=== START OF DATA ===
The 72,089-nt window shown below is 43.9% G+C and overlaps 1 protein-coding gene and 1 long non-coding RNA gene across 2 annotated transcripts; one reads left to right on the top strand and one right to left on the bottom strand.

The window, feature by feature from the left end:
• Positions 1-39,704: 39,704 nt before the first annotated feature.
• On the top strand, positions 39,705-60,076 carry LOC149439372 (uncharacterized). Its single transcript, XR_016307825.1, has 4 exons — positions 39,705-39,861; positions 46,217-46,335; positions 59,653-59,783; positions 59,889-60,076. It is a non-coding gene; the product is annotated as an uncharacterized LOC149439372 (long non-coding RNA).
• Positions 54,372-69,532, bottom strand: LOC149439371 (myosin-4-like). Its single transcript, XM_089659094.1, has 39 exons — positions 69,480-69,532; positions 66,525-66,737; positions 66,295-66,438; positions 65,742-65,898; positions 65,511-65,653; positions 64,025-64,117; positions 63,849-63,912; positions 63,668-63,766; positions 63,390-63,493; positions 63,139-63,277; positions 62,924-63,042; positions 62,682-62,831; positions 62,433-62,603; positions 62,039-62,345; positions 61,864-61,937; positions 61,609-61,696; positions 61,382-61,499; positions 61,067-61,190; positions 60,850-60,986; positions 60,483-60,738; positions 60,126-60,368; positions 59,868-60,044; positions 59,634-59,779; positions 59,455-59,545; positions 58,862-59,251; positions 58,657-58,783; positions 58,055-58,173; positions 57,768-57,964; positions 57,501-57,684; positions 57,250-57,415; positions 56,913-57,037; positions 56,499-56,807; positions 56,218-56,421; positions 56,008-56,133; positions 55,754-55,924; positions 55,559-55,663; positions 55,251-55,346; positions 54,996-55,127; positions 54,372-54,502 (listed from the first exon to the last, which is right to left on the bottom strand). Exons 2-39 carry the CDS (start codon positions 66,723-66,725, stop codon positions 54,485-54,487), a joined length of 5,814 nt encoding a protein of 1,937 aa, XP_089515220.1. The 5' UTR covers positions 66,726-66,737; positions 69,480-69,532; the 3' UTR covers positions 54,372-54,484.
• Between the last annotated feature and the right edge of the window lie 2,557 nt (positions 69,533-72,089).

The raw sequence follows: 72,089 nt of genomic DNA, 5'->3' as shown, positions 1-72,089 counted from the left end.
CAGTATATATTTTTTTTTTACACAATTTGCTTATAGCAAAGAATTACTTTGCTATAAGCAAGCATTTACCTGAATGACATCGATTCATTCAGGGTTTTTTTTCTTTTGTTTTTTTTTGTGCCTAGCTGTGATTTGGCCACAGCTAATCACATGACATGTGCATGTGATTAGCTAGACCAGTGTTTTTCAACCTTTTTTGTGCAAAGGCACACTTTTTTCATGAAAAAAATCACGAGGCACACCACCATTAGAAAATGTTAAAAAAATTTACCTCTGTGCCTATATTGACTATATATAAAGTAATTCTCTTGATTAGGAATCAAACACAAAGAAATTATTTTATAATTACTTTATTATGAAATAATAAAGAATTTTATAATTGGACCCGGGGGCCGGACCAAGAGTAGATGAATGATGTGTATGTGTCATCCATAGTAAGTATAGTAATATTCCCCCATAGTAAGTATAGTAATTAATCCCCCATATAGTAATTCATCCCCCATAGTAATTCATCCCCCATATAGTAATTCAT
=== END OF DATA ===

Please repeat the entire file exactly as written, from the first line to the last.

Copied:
The 72,089-nt window shown below is 43.9% G+C and overlaps 1 protein-coding gene and 1 long non-coding RNA gene across 2 annotated transcripts; one reads left to right on the top strand and one right to left on the bottom strand.

The window, feature by feature from the left end:
• Positions 1-39,704: 39,704 nt before the first annotated feature.
• On the top strand, positions 39,705-60,076 carry LOC149439372 (uncharacterized). Its single transcript, XR_016307825.1, has 4 exons — positions 39,705-39,861; positions 46,217-46,335; positions 59,653-59,783; positions 59,889-60,076. It is a non-coding gene; the product is annotated as an uncharacterized LOC149439372 (long non-coding RNA).
• Positions 54,372-69,532, bottom strand: LOC149439371 (myosin-4-like). Its single transcript, XM_089659094.1, has 39 exons — positions 69,480-69,532; positions 66,525-66,737; positions 66,295-66,438; positions 65,742-65,898; positions 65,511-65,653; positions 64,025-64,117; positions 63,849-63,912; positions 63,668-63,766; positions 63,390-63,493; positions 63,139-63,277; positions 62,924-63,042; positions 62,682-62,831; positions 62,433-62,603; positions 62,039-62,345; positions 61,864-61,937; positions 61,609-61,696; positions 61,382-61,499; positions 61,067-61,190; positions 60,850-60,986; positions 60,483-60,738; positions 60,126-60,368; positions 59,868-60,044; positions 59,634-59,779; positions 59,455-59,545; positions 58,862-59,251; positions 58,657-58,783; positions 58,055-58,173; positions 57,768-57,964; positions 57,501-57,684; positions 57,250-57,415; positions 56,913-57,037; positions 56,499-56,807; positions 56,218-56,421; positions 56,008-56,133; positions 55,754-55,924; positions 55,559-55,663; positions 55,251-55,346; positions 54,996-55,127; positions 54,372-54,502 (listed from the first exon to the last, which is right to left on the bottom strand). Exons 2-39 carry the CDS (start codon positions 66,723-66,725, stop codon positions 54,485-54,487), a joined length of 5,814 nt encoding a protein of 1,937 aa, XP_089515220.1. The 5' UTR covers positions 66,726-66,737; positions 69,480-69,532; the 3' UTR covers positions 54,372-54,484.
• Between the last annotated feature and the right edge of the window lie 2,557 nt (positions 69,533-72,089).

The raw sequence follows: 72,089 nt of genomic DNA, 5'->3' as shown, positions 1-72,089 counted from the left end.
CAGTATATATTTTTTTTTTACACAATTTGCTTATAGCAAAGAATTACTTTGCTATAAGCAAGCATTTACCTGAATGACATCGATTCATTCAGGGTTTTTTTTCTTTTGTTTTTTTTTGTGCCTAGCTGTGATTTGGCCACAGCTAATCACATGACATGTGCATGTGATTAGCTAGACCAGTGTTTTTCAACCTTTTTTGTGCAAAGGCACACTTTTTTCATGAAAAAAATCACGAGGCACACCACCATTAGAAAATGTTAAAAAAATTTACCTCTGTGCCTATATTGACTATATATAAAGTAATTCTCTTGATTAGGAATCAAACACAAAGAAATTATTTTATAATTACTTTATTATGAAATAATAAAGAATTTTATAATTGGACCCGGGGGCCGGACCAAGAGTAGATGAATGATGTGTATGTGTCATCCATAGTAAGTATAGTAATATTCCCCCATAGTAAGTATAGTAATTAATCCCCCATATAGTAATTCATCCCCCATAGTAATTCATCCCCCATATAGTAATTCAT